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A Pondicherry Boy
by [?]

The result was astounding. He turned to me with an awe-stricken look, as he dropped his tin plate with its precious burden, and holding out both hands as though to embrace a fellow countryman, he exclaimed in French,–

“What–what, do you come from Pondicherry?”

For a moment or two I did not follow his meaning. I did not see what French meant to him; I could not tell that it represented his little fatherland. I had imagined he knew it was a foreign tongue. But it was not foreign to him.

“No,” I said, “I am an Englishman.”

He sat down on a thwart and stared at me as if I was some strange miracle. His next words let me into the heart of his mystery.

“It is not possible. You speak Pondicherry!”

He did not even know that he was speaking French, the language of a great Western nation. He could not know that I was doing my feeble best to speak the language of a great literature; the language of Voltaire, of Victor Hugo, of diplomacy. No, he and I were speaking Pondicherry, the language of a derelict corner of mighty Hindustan. Now he eyed me with suspicion.

“When were you there?” he demanded in a whisper.

If I was not Pondicherry born I must at least have lived there in order to have learnt the language.

“Pondy, I was never there,” I answered.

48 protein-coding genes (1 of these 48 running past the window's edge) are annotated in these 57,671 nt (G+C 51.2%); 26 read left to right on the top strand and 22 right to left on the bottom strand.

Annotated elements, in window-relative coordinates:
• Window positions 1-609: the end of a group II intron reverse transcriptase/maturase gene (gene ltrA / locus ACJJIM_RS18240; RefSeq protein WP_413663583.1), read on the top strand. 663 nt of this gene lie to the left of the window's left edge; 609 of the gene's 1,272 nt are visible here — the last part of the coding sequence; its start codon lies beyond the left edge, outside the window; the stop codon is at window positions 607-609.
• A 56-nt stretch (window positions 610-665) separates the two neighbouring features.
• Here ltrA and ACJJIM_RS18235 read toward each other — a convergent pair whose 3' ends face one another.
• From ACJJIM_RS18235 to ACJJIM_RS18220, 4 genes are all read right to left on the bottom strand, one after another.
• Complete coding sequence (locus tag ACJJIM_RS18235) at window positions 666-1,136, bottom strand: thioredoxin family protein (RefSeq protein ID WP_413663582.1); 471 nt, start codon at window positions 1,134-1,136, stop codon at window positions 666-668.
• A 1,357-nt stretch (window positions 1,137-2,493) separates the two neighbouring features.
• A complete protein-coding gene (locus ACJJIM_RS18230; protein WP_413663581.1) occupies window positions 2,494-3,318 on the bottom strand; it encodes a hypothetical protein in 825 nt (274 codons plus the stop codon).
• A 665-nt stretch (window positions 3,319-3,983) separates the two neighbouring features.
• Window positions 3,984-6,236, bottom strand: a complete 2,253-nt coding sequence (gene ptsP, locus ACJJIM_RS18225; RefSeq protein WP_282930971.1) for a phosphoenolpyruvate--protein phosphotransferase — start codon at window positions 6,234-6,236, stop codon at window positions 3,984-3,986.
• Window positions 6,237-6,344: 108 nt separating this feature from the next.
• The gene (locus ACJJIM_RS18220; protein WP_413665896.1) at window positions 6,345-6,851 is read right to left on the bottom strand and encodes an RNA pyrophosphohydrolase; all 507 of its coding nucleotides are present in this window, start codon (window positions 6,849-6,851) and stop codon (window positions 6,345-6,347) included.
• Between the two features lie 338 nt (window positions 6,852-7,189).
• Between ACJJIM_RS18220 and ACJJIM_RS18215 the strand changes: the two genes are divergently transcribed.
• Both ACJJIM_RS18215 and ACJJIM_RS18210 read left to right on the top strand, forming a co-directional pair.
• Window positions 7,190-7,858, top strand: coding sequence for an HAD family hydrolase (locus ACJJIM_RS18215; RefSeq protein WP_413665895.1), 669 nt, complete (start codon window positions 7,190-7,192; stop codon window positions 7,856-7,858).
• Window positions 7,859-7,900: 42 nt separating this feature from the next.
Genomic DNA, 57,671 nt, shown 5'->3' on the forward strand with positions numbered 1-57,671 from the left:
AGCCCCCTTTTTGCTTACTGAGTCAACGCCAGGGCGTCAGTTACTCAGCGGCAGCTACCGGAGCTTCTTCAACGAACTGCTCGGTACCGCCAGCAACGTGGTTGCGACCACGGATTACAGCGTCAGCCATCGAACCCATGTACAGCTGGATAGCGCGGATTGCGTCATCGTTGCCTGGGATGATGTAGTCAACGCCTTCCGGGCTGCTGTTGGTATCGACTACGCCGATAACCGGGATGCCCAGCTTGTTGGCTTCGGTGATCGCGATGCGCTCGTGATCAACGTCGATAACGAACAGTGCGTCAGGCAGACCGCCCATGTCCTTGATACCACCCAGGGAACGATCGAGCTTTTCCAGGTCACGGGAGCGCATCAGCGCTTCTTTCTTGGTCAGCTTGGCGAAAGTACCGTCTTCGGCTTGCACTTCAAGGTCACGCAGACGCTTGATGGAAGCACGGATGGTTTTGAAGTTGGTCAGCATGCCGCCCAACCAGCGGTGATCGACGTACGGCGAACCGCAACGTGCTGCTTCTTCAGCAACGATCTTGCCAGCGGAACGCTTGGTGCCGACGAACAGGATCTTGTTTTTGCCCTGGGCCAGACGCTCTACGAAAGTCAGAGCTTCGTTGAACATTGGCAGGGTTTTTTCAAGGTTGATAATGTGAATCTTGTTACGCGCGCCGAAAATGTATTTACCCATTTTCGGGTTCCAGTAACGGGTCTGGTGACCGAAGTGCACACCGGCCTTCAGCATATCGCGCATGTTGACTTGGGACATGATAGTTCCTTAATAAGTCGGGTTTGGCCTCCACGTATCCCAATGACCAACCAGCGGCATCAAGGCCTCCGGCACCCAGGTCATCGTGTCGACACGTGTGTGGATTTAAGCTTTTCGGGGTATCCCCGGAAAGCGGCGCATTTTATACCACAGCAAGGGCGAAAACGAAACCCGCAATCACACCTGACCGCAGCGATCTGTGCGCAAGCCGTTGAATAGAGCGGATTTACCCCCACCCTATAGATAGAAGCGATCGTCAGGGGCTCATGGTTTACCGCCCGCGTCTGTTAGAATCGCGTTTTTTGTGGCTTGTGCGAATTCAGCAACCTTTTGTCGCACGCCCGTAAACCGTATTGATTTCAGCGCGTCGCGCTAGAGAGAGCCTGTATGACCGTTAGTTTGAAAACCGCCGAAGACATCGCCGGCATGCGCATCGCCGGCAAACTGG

He evidently did not believe me. I had some mysterious reason for concealing that I was either Pondicherry born or that I had resided there.

“Then you didn’t know it?”


“And you have not been in Villianur?”


“Or Bahur?”

I shook my head. He shook his and stared at me suspiciously. Perhaps I had committed some crime there.

“Then how did you learn it?”

“I learnt it in England.”

That I was undoubtedly speaking the unhappy truth would have been obvious to any Frenchman. But to Pondicherry what I said was so obviously a gross and almost foolish piece of fiction that he shook his head disdainfully. And yet why should I lie? He spoke so rapidly that I could not follow him.

“If you speak so fast I cannot understand,” I said.

“Ah, then,” he replied hopefully, “it is a long time since you were there. Perhaps you were very young then?”

I once more insisted that I had never been at Pondicherry, or even in any part of India. All I said convinced him the more that I was not speaking the truth.

“You speak Hindustani with the bandaddy.”

It is true I had learnt a dozen phrases and had once or twice used them. To say I had learnt them in the ship was useless.

“Oh, no, you have been in India. Why will you not tell me the truth, sahib? I am the only one from Pondicherry but you.”

He spoke mournfully. I was denying my own fatherland, denying help and comradeship to my own countryman! It was, thought Pondicherry, cruel, unkind, unpatriotic. He gathered up the mess he had spilt and descended sorrowfully to the main deck to discuss me with his friends among the crew. As I heard afterwards from the wrinkled old serang, there were many arguments started in the fo’castle as to my place of origin. It was said, by those who took sides against Pondicherry, that even if I knew “Pondicherry” (and for that they only had his word), I also undoubtedly knew English. And when did any of the white rulers of Pondicherry know that tongue? Some of the Lascars who had been on the Madras coast in country boats swore that no one spoke English there. On the whole, as I came from England and knew English it was more likely that I was what I said than that I came from Pondicherry. But even so all agreed it was a mystery that I could speak it. The serang came to me quietly.

“Say, Robat, you tell me. You come Pondicherry?”

“No, serang,” said “Robat.”

“But you speak Pondicherry the boy say, Robat?”